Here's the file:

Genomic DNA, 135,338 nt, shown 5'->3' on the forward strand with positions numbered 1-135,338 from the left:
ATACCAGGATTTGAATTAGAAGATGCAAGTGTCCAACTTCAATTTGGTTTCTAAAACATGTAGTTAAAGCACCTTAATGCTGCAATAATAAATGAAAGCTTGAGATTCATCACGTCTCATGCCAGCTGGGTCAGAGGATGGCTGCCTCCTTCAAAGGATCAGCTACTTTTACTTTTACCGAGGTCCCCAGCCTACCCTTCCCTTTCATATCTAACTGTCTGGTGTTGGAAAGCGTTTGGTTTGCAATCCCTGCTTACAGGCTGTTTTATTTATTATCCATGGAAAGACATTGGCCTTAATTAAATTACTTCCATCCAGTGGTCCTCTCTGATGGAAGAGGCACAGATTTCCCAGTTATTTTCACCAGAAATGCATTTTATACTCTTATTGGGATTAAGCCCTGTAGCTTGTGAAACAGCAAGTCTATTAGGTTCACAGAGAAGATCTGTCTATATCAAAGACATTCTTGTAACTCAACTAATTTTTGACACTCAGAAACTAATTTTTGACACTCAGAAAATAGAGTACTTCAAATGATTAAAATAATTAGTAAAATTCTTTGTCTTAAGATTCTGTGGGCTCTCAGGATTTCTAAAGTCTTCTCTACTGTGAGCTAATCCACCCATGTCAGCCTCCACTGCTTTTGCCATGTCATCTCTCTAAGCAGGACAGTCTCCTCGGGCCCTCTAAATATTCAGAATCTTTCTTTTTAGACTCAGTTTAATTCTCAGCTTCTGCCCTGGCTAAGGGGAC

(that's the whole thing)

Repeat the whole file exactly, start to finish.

Genomic DNA, 135,338 nt, shown 5'->3' on the forward strand with positions numbered 1-135,338 from the left:
ATACCAGGATTTGAATTAGAAGATGCAAGTGTCCAACTTCAATTTGGTTTCTAAAACATGTAGTTAAAGCACCTTAATGCTGCAATAATAAATGAAAGCTTGAGATTCATCACGTCTCATGCCAGCTGGGTCAGAGGATGGCTGCCTCCTTCAAAGGATCAGCTACTTTTACTTTTACCGAGGTCCCCAGCCTACCCTTCCCTTTCATATCTAACTGTCTGGTGTTGGAAAGCGTTTGGTTTGCAATCCCTGCTTACAGGCTGTTTTATTTATTATCCATGGAAAGACATTGGCCTTAATTAAATTACTTCCATCCAGTGGTCCTCTCTGATGGAAGAGGCACAGATTTCCCAGTTATTTTCACCAGAAATGCATTTTATACTCTTATTGGGATTAAGCCCTGTAGCTTGTGAAACAGCAAGTCTATTAGGTTCACAGAGAAGATCTGTCTATATCAAAGACATTCTTGTAACTCAACTAATTTTTGACACTCAGAAACTAATTTTTGACACTCAGAAAATAGAGTACTTCAAATGATTAAAATAATTAGTAAAATTCTTTGTCTTAAGATTCTGTGGGCTCTCAGGATTTCTAAAGTCTTCTCTACTGTGAGCTAATCCACCCATGTCAGCCTCCACTGCTTTTGCCATGTCATCTCTCTAAGCAGGACAGTCTCCTCGGGCCCTCTAAATATTCAGAATCTTTCTTTTTAGACTCAGTTTAATTCTCAGCTTCTGCCCTGGCTAAGGGGAC